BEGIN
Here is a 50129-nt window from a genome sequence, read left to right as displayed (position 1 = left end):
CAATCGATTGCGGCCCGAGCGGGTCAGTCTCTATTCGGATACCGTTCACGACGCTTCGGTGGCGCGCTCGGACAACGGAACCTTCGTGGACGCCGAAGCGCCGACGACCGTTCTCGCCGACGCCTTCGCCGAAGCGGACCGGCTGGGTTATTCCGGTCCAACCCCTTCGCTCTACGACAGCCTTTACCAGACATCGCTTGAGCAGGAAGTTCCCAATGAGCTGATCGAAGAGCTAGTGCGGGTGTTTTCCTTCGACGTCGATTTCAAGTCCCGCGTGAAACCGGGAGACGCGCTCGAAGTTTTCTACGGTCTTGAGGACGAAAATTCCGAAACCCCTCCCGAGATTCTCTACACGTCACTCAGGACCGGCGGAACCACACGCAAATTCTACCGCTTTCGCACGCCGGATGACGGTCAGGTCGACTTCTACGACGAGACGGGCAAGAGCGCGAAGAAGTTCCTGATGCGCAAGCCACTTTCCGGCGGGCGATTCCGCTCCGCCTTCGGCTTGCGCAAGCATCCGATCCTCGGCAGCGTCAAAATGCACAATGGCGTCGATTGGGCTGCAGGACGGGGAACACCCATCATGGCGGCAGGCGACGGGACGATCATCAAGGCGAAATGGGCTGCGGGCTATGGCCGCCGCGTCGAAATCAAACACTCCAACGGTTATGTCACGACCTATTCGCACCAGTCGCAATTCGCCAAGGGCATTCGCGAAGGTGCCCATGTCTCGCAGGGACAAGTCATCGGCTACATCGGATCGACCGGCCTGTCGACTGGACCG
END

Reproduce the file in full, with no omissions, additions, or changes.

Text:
Here is a 50129-nt window from a genome sequence, read left to right as displayed (position 1 = left end):
CAATCGATTGCGGCCCGAGCGGGTCAGTCTCTATTCGGATACCGTTCACGACGCTTCGGTGGCGCGCTCGGACAACGGAACCTTCGTGGACGCCGAAGCGCCGACGACCGTTCTCGCCGACGCCTTCGCCGAAGCGGACCGGCTGGGTTATTCCGGTCCAACCCCTTCGCTCTACGACAGCCTTTACCAGACATCGCTTGAGCAGGAAGTTCCCAATGAGCTGATCGAAGAGCTAGTGCGGGTGTTTTCCTTCGACGTCGATTTCAAGTCCCGCGTGAAACCGGGAGACGCGCTCGAAGTTTTCTACGGTCTTGAGGACGAAAATTCCGAAACCCCTCCCGAGATTCTCTACACGTCACTCAGGACCGGCGGAACCACACGCAAATTCTACCGCTTTCGCACGCCGGATGACGGTCAGGTCGACTTCTACGACGAGACGGGCAAGAGCGCGAAGAAGTTCCTGATGCGCAAGCCACTTTCCGGCGGGCGATTCCGCTCCGCCTTCGGCTTGCGCAAGCATCCGATCCTCGGCAGCGTCAAAATGCACAATGGCGTCGATTGGGCTGCAGGACGGGGAACACCCATCATGGCGGCAGGCGACGGGACGATCATCAAGGCGAAATGGGCTGCGGGCTATGGCCGCCGCGTCGAAATCAAACACTCCAACGGTTATGTCACGACCTATTCGCACCAGTCGCAATTCGCCAAGGGCATTCGCGAAGGTGCCCATGTCTCGCAGGGACAAGTCATCGGCTACATCGGATCGACCGGCCTGTCGACTGGACCG